CREDIT: This story was first seen in the Manchester Evening News
Manchester’s MP has warned new league tables are punishing schools for having challenging pupils on their books, the Manchester Evening News reports.
Rising family poverty, new school performance measures and budget cuts have all been blamed for a sharp spike in expulsions from Manchester’s secondary schools.
The number of children permanently excluded in the year to June rocketed 43% – more than half of them pupils with special educational needs.
Manchester’s MP has warned new league tables are punishing schools for having challenging pupils on their books, leading to more and more expulsions.
Other education figures have pointed to growing levels of emotional problems, hunger and tiredness among deprived schoolchildren.
The number of pupils expelled from Manchester’s secondary schools had been dropping steadily since 2007, but figures going before councillors next week show that flipped into reverse in 2013.
In 2015/16 they jumped, before soaring again the next year from 76 to 109, a rise of 43.4%. The city’s permanent exclusion rate is now twice the national average, although numbers have also been rising across the country as a whole.
The most common reason for expulsion was persistent disruptive behaviour, followed by physical assaults on adults.
Of those expelled, more than half – 56% – had special educational needs and more than 80pc were boys.
Manchester council is now seeking urgent explanations and action plans from those headteachers making the highest numbers of exclusions – and has set up a new board to try to tackle the problem, as well as sending in an SEN officer into schools to provide further training.
Several senior education figures spoken to by the M.E.N. said to the government’s new school performance measure, known as Progress 8, was a key part of the problem.
That now sees schools ranked according to the progress a child makes compared to their starting point – but Manchester Central MP Lucy Powell, who sits on parliament’s education select committee, said that effectively punished secondaries for keeping on pupils with behavioural issues.
Describing the situation as ‘a growing scandal in our education system’, she added: “These figures in Manchester are a cause for concern. Unfortunately, schools are not rewarded for keeping challenging children on their roll, in fact the opposite is the case.
“Indeed, as schools are increasingly fragmented and the new curriculum’s become narrower and much more academic, this problem is set to get worse.
“I met with the Head of Manchester’s Pupil Referral Unit last week. We are pioneering new ways of dealing with exclusions but government policy often stands in the way of these approaches.”
Ian Fenn, headteacher at Burnage Academy for Boys, said several ‘unintended consequences’ of government policy were behind the rise in exclusions.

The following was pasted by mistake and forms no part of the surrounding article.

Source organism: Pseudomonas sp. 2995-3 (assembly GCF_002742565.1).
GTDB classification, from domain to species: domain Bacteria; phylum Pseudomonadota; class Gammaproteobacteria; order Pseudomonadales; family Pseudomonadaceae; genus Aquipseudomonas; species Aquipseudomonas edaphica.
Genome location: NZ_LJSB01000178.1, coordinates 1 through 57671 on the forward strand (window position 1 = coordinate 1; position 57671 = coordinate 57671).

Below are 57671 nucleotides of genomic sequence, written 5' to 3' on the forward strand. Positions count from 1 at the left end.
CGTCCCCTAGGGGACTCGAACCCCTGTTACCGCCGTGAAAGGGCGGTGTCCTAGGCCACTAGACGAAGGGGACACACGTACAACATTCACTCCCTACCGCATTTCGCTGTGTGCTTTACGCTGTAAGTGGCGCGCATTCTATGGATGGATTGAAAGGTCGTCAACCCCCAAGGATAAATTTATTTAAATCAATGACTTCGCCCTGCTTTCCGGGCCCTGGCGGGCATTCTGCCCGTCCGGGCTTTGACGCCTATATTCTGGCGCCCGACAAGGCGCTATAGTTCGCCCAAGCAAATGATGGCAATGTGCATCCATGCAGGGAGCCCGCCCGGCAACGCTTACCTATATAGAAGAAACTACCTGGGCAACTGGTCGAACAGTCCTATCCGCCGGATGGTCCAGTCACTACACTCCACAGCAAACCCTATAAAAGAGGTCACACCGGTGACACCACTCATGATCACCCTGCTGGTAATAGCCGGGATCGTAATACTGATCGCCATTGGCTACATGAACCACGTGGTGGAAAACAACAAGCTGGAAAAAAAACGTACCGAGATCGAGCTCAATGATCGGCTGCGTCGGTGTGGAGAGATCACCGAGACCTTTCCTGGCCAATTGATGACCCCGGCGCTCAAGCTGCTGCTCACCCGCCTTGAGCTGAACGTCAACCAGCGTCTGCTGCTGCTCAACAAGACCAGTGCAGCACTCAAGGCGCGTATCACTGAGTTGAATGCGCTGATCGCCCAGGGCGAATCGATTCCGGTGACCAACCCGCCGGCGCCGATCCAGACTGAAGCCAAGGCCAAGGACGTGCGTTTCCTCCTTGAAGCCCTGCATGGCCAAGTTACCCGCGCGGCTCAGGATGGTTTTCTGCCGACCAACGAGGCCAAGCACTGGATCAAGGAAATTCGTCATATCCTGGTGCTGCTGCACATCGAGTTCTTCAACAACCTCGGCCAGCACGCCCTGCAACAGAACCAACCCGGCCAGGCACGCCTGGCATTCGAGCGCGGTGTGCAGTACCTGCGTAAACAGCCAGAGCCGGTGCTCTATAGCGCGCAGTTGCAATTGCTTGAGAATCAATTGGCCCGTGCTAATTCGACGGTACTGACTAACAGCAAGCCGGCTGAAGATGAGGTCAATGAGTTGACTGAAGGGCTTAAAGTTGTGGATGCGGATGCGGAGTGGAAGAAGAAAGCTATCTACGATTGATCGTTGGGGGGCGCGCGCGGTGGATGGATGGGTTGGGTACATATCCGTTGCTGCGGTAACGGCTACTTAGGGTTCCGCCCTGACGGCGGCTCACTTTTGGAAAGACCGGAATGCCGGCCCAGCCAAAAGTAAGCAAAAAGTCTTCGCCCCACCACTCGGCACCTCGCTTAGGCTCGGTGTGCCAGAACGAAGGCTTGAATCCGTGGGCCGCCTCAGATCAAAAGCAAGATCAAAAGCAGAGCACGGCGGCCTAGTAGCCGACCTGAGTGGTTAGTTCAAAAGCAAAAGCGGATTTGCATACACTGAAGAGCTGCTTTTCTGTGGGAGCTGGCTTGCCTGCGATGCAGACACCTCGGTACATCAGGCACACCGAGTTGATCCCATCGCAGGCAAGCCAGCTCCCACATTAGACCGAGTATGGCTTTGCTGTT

Some heads may have started expelling struggling youngsters rather than send them to expensive Pupil Referral Units – alternative provision for children with behavioural problems – to save money, he said, as budgets were squeezed.
At the same time Progress 8 means any poor results scored by those pupils would have a much bigger impact on a school’s performance than previously, providing a further incentive to exclude them instead.
Meanwhile changes to the national curriculum brought in under Michael Gove had been targeted learning towards academic, ‘1950s’-style education, he said, which did not suit all children.
“Teachers don’t want to exclude,” he said.
“But you’ve got all these factors playing into the fact schools are permanently excluding, whereas in the past, they’d send pupils to the PRU.
“It’s the unintended consequence of government policy for the last five years. This is where it has ended up.”
Youngsters from deprived backgrounds are now also starting schools with more severe social problems, he added, including a lack of sleep, nutrition and family difficulties at home.
Manchester council’s children’s scrutiny committee will discuss the figures at its meeting next week.
Its chair Julie Reid said ‘Dickensian’ levels of deprivation among some youngsters – including ‘kids coming into school with no food in their lunchboxes’ – were having a major impact on behaviour and learning.
She agreed changes to school performance measures and curriculum were also driving the rise in exclusions, but said that was still no excuse.
“The answer isn’t to exclude, it’s to do more, it’s to come up with measures to catch children earlier,” she said.
“There are schools that are inclusive and barrier-free, so what is it that they’re doing that other schools are not? That’s what I’ll be asking. We want to drill down and ask why.
“Ethically it’s out of order and it’s not good enough.”
Councillor Luthfur Rahman, executive member for education at Manchester council, said: “Like other parts of the country we’ve also seen an increase in permanent exclusions over the last couple of years, but whilst we know what this raw data is, it’s harder to identify the reasons behind it.
“Reducing this number is however a key priority for us and we’re trying to get a better understanding of the issues involved so we can support schools in tackling them, working with other partners as appropriate.”
A spokesman for the Department for Education said: “Any decision to exclude a pupil should be lawful, reasonable, and fair, and permanent exclusion should always be used as a last resort. “Should a school believe there are grounds to exclude a child, either for a fixed period or permanently, parents have the opportunity to ask for the decision to be reviewed.
“We have announced an externally led review of exclusion practice to ensure we have a system that works for every pupil, regardless of background.”
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